You'll be happy to know that I did, indeed, sleep a lot and spend couch time watching dvds. I typically get 6 hours a night and maybe 7.5 on Friday night (Saturday is my one day to sleep in). When the cold hit, I slept 12 hrs. The second night I slept 11. I'm rarely cold, so when I started feeling chills on Christmas Day evening, I knew I was in trouble. Advil finally helped, but I spent a lot of time wrapped up.

Since Santa had brought me my traditional stack of movies, I caught up on both old and new films. I watched the classic Guess Who's Coming to Dinner. Still love that one. I saw X-Men: First Class and came away impressed. I finally saw Cowboys & Aliens. It was a bit long, and obviously unsettling because it is so genre-bending, but otherwise good. I finally saw Spielberg's Artificial Intelligence. Still don't get that one. I love Spielberg, but there was probably a good reason why I avoided that one for so many years.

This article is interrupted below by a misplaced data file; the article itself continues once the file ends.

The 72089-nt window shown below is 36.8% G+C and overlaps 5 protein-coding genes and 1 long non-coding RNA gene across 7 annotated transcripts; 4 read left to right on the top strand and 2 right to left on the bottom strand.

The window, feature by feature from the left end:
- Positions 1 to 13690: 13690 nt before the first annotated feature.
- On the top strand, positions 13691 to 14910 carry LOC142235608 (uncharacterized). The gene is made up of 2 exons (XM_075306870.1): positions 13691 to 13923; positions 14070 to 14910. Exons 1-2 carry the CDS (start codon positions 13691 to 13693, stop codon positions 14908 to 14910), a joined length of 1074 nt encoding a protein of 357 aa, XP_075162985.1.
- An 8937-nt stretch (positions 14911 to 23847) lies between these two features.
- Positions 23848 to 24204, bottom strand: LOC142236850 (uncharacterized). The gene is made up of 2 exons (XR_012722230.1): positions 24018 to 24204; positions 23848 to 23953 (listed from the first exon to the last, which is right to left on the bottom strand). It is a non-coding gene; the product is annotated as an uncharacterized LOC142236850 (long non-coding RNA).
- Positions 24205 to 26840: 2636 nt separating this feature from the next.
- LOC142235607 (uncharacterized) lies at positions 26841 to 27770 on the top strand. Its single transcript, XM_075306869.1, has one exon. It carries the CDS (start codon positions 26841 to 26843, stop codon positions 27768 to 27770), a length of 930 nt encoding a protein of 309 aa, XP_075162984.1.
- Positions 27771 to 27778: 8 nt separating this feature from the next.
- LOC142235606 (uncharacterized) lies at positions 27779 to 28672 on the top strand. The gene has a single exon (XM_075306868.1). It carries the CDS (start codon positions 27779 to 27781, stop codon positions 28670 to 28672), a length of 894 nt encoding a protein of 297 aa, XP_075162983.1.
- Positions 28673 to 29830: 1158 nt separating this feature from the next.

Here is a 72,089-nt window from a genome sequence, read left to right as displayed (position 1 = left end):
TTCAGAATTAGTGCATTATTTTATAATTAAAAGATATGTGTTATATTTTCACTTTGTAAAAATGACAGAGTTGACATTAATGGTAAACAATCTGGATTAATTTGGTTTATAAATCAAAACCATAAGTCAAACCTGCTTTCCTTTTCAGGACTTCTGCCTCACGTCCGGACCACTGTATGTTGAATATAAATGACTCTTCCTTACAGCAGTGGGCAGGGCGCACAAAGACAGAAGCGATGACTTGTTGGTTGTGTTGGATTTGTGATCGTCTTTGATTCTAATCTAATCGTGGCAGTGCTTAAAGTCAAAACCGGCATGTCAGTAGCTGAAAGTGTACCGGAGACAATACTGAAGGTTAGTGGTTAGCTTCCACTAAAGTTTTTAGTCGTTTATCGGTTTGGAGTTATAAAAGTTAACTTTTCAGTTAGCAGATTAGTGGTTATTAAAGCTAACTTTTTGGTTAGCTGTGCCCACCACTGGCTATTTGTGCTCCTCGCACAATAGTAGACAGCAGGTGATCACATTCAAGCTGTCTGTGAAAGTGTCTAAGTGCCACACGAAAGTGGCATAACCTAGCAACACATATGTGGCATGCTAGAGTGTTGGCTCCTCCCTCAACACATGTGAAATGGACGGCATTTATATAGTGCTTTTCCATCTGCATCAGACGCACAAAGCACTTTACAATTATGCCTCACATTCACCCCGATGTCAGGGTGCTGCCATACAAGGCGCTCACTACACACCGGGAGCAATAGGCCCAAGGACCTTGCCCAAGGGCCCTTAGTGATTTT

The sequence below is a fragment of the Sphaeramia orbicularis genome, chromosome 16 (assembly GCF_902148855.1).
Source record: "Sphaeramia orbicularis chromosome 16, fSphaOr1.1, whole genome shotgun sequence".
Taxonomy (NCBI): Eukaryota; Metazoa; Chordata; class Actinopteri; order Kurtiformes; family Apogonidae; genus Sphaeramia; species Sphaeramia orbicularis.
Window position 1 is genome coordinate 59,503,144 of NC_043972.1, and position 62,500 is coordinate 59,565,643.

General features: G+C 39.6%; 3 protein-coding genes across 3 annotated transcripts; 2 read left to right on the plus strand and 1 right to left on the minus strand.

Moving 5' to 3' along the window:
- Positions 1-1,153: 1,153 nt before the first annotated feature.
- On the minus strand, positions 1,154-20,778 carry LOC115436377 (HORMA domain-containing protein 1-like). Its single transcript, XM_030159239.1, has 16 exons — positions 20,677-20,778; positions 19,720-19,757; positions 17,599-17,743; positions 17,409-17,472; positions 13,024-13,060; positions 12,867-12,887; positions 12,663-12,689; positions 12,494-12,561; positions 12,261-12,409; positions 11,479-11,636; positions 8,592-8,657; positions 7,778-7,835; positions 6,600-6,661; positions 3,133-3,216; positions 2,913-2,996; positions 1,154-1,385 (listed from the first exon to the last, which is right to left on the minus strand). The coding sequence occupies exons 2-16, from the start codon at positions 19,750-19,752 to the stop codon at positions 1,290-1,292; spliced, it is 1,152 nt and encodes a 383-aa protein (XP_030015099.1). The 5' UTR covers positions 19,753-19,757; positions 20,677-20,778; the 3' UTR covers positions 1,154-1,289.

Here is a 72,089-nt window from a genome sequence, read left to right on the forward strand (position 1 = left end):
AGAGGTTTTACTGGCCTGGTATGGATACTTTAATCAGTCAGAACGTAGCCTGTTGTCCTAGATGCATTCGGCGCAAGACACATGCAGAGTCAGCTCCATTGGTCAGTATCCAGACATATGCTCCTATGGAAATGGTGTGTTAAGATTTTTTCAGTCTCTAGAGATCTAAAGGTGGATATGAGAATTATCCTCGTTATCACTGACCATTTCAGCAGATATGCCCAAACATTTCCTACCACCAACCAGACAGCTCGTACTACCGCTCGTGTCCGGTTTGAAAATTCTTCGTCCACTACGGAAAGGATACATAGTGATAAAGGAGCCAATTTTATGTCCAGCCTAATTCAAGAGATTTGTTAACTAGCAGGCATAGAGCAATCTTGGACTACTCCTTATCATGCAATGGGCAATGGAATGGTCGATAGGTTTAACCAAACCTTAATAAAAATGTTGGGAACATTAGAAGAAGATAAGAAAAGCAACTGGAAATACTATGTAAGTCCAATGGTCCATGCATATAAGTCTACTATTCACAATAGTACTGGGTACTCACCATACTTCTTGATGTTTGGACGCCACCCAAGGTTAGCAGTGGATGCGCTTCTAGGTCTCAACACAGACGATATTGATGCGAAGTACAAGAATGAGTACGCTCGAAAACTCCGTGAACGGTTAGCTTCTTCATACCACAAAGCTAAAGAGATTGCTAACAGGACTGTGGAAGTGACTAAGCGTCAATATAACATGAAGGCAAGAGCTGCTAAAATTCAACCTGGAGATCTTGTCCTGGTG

Since I didn't feel much like trying to write, seated on a stiff chair at the dining room table, when all I really wanted to do was bundle up on the couch, I did try to catch up on some reading, too. However, trying to read with itchy and watery eyes wasn't easy. I do want to thank everyone who held a contest this past fall/winter. It seems as if I won nearly every one of them. Not really, of course, but what I did win caused my TBR pile to fall over. Literally! Lol!

With that in mind, I would like to share with you a couple of recent books that I read.